Residents, experts sound alarm bells for Jakkur lake

Residents, experts sound alarm bells for Jakkur lake

In the wake of the frothing Bellandur and Varthur lakes, the Indian Institute of Science (IISc) and local residents have sounded the alarm bells for Jakkur lake, which is the biggest living lake in the City.

Residents with the help of The Energy and Resources Institute (TERI), Bruhat Bengaluru Mahanagara Palike (BBMP), Karnataka State Pollution Control Board (KSPCB) and the IISc are constantly monitoring the lake. Sewage is entering the water body from the Kogilu side and they are pressing for improving the capacity of the sewage treatment plant at the lake.

Prof T V Ramachandra from the Centre for Ecological Sciences, IISc, said though the lake has been restored, some amount of sewage is still entering it from the Kogilu side, where there are many residential localities.

Presently, the levels of dissolved oxygen, biological oxygen demand (BOD) and nitrate levels in the lake are at the brim. It can increase any time if immediate attention is not paid. This is a warning sign for the government to address, he opined.

The lake is spread across 160 acres and IISc calls it one of the best in the City. The BWSSB installed a 10 MLD sewage treatment plant but it manages to treat only eight MLD. Jalaposhana, a citizens’ group from around the lake, signed a MoU with the BBMP in May to undertake lake maintenance. However, the basic infrastructure and security is provided by the BBMP. The lake is home to a large number of migratory birds. It had made headlines due to a fish kill episode.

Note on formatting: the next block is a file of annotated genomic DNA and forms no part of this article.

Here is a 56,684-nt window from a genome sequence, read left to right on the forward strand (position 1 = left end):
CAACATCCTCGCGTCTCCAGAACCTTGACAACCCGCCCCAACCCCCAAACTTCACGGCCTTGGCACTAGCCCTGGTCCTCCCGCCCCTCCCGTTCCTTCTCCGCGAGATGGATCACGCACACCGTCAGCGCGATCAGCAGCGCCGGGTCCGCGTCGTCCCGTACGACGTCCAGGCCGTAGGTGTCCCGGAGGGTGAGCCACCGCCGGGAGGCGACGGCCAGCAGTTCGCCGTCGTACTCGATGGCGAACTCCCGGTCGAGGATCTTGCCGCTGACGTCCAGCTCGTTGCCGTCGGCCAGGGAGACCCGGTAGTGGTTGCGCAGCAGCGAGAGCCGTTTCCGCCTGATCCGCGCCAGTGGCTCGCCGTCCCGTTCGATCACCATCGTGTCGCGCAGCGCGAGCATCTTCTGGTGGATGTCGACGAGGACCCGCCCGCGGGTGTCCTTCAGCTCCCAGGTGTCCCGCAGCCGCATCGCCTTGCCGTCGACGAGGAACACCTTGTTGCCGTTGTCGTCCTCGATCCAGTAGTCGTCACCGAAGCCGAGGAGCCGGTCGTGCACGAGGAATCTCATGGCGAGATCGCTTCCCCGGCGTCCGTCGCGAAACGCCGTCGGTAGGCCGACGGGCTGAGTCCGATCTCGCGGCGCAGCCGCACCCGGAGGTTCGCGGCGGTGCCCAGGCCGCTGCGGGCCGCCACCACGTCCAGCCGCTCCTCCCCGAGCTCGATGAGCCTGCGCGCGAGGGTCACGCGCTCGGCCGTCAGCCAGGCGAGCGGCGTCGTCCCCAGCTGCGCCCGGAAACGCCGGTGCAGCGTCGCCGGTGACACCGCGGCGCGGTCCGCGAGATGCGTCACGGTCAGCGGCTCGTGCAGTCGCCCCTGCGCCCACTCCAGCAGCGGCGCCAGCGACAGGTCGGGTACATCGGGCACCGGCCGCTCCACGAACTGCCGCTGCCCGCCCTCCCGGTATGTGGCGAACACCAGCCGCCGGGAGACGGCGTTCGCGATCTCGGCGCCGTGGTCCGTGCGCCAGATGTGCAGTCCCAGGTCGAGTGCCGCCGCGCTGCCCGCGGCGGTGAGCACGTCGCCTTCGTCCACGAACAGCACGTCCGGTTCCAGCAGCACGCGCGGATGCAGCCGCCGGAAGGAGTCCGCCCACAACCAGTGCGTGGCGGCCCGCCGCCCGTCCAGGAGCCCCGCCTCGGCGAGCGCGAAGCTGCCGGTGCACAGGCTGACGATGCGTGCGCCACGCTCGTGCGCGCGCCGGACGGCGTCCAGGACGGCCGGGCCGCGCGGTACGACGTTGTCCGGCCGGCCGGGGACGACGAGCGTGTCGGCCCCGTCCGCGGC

Dr Annapurna Kamath, a member of Jalaposhana, said it is observed that sewage enters the lake during heavy downpour and the colour of the water changes in every season. There are three storm water drains which feed the lake from Yelahanka, Agrahara and Shivanahalli.

There is a sewage inlet from the Kogilu side. Presently the lake is barely fine. KSPCB, TERI and the BWSSB are monitoring the lake quality. Help is needed to improve the lake and increase the capacity of the STP for better conservation, she said.

BBMP Executive Engineer Ravindra said there was no problem at the lake currently. “However, we along with the BWSSB and KSPCB officials are constantly monitoring the lake. We will check the water quality and take appropriate measures.”

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